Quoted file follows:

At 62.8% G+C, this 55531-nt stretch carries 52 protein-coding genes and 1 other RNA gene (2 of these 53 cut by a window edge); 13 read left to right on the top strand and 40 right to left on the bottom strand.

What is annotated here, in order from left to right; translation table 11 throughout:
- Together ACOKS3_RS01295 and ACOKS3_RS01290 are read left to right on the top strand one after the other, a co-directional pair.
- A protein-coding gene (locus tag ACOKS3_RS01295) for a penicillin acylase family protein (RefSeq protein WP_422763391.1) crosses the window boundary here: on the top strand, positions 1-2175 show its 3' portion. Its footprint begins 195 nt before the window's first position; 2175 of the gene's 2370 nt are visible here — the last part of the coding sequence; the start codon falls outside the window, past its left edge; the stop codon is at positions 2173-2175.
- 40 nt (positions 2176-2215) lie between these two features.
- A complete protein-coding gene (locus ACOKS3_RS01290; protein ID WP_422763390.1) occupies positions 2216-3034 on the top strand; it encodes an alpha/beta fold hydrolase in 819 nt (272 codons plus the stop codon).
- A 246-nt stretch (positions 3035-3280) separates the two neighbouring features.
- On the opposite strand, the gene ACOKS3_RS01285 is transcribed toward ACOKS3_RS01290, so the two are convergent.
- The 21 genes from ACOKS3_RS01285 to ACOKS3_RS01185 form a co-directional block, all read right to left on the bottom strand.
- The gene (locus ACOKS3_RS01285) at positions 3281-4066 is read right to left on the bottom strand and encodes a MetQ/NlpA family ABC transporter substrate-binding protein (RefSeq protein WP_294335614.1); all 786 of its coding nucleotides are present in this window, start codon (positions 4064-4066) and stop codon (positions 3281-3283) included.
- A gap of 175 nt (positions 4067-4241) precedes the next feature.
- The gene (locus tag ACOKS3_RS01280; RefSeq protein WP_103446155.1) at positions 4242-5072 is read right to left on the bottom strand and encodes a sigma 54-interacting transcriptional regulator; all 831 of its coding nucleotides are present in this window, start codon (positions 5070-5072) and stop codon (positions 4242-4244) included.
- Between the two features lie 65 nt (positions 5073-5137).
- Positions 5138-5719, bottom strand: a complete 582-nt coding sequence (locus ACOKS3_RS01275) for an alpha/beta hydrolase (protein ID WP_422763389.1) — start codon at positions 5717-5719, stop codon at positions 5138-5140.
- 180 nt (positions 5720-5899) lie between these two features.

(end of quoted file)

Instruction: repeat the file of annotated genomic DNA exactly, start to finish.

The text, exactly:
At 62.8% G+C, this 55531-nt stretch carries 52 protein-coding genes and 1 other RNA gene (2 of these 53 cut by a window edge); 13 read left to right on the top strand and 40 right to left on the bottom strand.

What is annotated here, in order from left to right; translation table 11 throughout:
- Together ACOKS3_RS01295 and ACOKS3_RS01290 are read left to right on the top strand one after the other, a co-directional pair.
- A protein-coding gene (locus tag ACOKS3_RS01295) for a penicillin acylase family protein (RefSeq protein WP_422763391.1) crosses the window boundary here: on the top strand, positions 1-2175 show its 3' portion. Its footprint begins 195 nt before the window's first position; 2175 of the gene's 2370 nt are visible here — the last part of the coding sequence; the start codon falls outside the window, past its left edge; the stop codon is at positions 2173-2175.
- 40 nt (positions 2176-2215) lie between these two features.
- A complete protein-coding gene (locus ACOKS3_RS01290; protein ID WP_422763390.1) occupies positions 2216-3034 on the top strand; it encodes an alpha/beta fold hydrolase in 819 nt (272 codons plus the stop codon).
- A 246-nt stretch (positions 3035-3280) separates the two neighbouring features.
- On the opposite strand, the gene ACOKS3_RS01285 is transcribed toward ACOKS3_RS01290, so the two are convergent.
- The 21 genes from ACOKS3_RS01285 to ACOKS3_RS01185 form a co-directional block, all read right to left on the bottom strand.
- The gene (locus ACOKS3_RS01285) at positions 3281-4066 is read right to left on the bottom strand and encodes a MetQ/NlpA family ABC transporter substrate-binding protein (RefSeq protein WP_294335614.1); all 786 of its coding nucleotides are present in this window, start codon (positions 4064-4066) and stop codon (positions 3281-3283) included.
- A gap of 175 nt (positions 4067-4241) precedes the next feature.
- The gene (locus tag ACOKS3_RS01280; RefSeq protein WP_103446155.1) at positions 4242-5072 is read right to left on the bottom strand and encodes a sigma 54-interacting transcriptional regulator; all 831 of its coding nucleotides are present in this window, start codon (positions 5070-5072) and stop codon (positions 4242-4244) included.
- Between the two features lie 65 nt (positions 5073-5137).
- Positions 5138-5719, bottom strand: a complete 582-nt coding sequence (locus ACOKS3_RS01275) for an alpha/beta hydrolase (protein ID WP_422763389.1) — start codon at positions 5717-5719, stop codon at positions 5138-5140.
- 180 nt (positions 5720-5899) lie between these two features.